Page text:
Job done.

Then there’s a yell, a scream. A boy runs into view. He sees the woman, the thing that used to be his mother. He screams again. Can’t be more than eight. Doesn’t look more than eight.

Why am I here?

I holster my gun. I turn away, but I can still here his scream. It’s in my head and it won’t get out. It shakes in me as I walk down the hall.That scream from when he knew the truth.

There are monsters out there.

We’re changing things up a bit this week, giving you updates on cabalists you haven’t seen here in a while mixed with some microfiction pieces that are even more micro than our usual fiction. Click here to read yesterday’s update, here for yesterday’s story, or just click “previous story” further down this page.

Where are they now: Jason Fischer

Jason Fischer has written quite a few stories, garnered some awards and some nominations for them, and even written a graphic novella, After the World: Gravesend. His most unusual achievement, however, may be that his fiction once inspired the renowned science fiction editor Gardner Dozois to burst into song.

Bonus: If you’d like so see one ex-Cabalist interview another, click here.

This is a sequel to

Martin was not in Heaven. He appeared to be in a suburb of Heaven at about one in the morning on a weekday. He wandered down vaguely curving streets through 70′s- and 80′s-era raised ranches that were uniformly dark and silent. Martin felt like he had been wandering for hours. If that was true he was late for his meeting with God.

Another intersection: Pinta Street and Apple Tree Way. He’d been here before …  right? Or was it just someplace like it? No, this was the place: there were those concrete, warehouse-looking buildings he’d seen before with the signs that said things like “Platform 3″ and “No Lifters.” He had a choice of either a grimy alleyway by the “No Lifters” sign or going back into the winding suburban maze. The maze was beginning to creep him out, so he decided to take his chances with the alley.

The alley was short, it turned out, and ended in a wooden door that was a little bit ajar. Martin pushed on the door, but couldn’t see anything in the dimness beyond. He went through.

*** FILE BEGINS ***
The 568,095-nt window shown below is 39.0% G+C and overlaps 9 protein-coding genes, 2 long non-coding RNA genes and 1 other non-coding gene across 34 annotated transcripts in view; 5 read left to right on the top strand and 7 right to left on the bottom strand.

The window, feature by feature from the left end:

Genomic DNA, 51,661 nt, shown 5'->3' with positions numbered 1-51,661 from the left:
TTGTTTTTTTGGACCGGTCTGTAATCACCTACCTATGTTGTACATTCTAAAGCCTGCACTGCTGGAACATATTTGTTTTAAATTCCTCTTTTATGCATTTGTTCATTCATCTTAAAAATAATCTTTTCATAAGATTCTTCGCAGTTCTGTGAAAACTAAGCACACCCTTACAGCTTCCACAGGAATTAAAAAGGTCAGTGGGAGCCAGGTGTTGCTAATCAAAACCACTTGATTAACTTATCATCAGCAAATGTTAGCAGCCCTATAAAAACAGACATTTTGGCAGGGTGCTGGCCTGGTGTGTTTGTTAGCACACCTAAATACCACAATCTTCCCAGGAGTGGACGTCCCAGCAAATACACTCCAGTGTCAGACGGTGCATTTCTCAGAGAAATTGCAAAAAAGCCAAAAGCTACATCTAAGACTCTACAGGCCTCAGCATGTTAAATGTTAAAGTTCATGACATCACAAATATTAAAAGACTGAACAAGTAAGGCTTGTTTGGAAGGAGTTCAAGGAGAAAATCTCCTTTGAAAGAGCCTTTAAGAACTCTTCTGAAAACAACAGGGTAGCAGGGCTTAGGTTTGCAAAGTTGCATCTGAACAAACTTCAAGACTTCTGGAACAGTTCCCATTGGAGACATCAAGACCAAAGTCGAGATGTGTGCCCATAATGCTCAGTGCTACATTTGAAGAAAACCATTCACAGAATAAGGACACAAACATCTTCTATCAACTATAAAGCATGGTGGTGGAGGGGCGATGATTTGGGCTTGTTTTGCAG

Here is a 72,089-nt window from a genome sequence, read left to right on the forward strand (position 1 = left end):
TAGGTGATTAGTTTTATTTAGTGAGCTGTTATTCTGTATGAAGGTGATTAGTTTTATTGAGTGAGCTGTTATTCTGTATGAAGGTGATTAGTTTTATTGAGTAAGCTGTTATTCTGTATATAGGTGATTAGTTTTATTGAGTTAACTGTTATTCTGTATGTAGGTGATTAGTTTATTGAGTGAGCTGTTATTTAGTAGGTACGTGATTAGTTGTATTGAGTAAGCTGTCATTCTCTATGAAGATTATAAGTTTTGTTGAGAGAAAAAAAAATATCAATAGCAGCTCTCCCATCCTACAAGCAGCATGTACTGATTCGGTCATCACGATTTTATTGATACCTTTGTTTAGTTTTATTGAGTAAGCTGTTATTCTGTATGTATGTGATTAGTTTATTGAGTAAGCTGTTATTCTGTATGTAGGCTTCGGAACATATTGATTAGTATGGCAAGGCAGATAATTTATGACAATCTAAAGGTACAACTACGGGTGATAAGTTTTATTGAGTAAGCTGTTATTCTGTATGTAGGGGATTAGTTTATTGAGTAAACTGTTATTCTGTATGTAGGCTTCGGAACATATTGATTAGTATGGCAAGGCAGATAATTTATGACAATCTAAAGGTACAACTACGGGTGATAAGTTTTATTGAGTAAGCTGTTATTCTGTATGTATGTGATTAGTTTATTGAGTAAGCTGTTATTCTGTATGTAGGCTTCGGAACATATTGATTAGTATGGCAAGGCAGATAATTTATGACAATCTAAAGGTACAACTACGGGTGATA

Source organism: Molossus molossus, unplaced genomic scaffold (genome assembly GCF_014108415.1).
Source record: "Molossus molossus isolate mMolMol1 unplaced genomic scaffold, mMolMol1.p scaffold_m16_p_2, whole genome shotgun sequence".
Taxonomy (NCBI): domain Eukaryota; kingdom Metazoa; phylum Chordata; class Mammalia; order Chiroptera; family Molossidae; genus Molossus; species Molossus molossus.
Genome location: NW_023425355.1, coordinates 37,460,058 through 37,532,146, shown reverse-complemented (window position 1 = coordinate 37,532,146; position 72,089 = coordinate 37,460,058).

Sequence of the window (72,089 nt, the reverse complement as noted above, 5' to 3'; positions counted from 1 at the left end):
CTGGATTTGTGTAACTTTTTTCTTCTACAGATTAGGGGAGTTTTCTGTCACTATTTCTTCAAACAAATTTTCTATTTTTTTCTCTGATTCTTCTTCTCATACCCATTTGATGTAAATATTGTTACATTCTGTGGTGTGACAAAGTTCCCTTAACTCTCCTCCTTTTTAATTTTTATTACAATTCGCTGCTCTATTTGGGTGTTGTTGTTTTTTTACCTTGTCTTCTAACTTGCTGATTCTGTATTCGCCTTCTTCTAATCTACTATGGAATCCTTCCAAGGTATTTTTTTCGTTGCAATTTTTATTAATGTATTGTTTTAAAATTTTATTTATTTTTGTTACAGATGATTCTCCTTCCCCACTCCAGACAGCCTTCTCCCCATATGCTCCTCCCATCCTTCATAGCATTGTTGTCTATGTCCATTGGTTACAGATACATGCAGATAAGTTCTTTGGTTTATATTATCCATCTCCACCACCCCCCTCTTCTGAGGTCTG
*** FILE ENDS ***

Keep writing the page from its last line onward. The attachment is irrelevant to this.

“Oh, wait, hang on!” said a trim little guy with beautiful teeth, stepping out of the gloom and putting a hand on Martin’s chest. “What’re you doing here, now?”

“I’m Martin?” Martin said.

“Is that a question, or are you actually Martin?” said the trim little guy.

“Actually Martin.”

The trim little guy smiled and dropped his hand to a “shake” position. Martin shook it. “Martin, I’m Timmy Gates … they call me Pearly. You here to see God?”

“He said 3:00.”

“Well, time is immaterial here, and you died at 2:57, so you’re all set. OK, people!”

This last thing was said to the gloom, which lit up with golden and misty white light. A host of angels–a large host, as in probably more than a thousand–burst into song. Martin had a hard time tracking the song, but it was so gorgeous his head nearly exploded, and it seemed to be more or less on the theme of “We love you, Martin! Welcome to Heaven!”

After about a week of that–which was less than Martin wanted–the angels wrapped it up and and then flapped off without a word, leaving Martin alone with Pearly.

“Is that because God … ?” Martin began.

“Oh, no,” said Pearly. “They do that for everybody. You can’t stop angel from singing, am I right? Come on, let’s go see the Big Guy.”

So they went to see the Big Guy.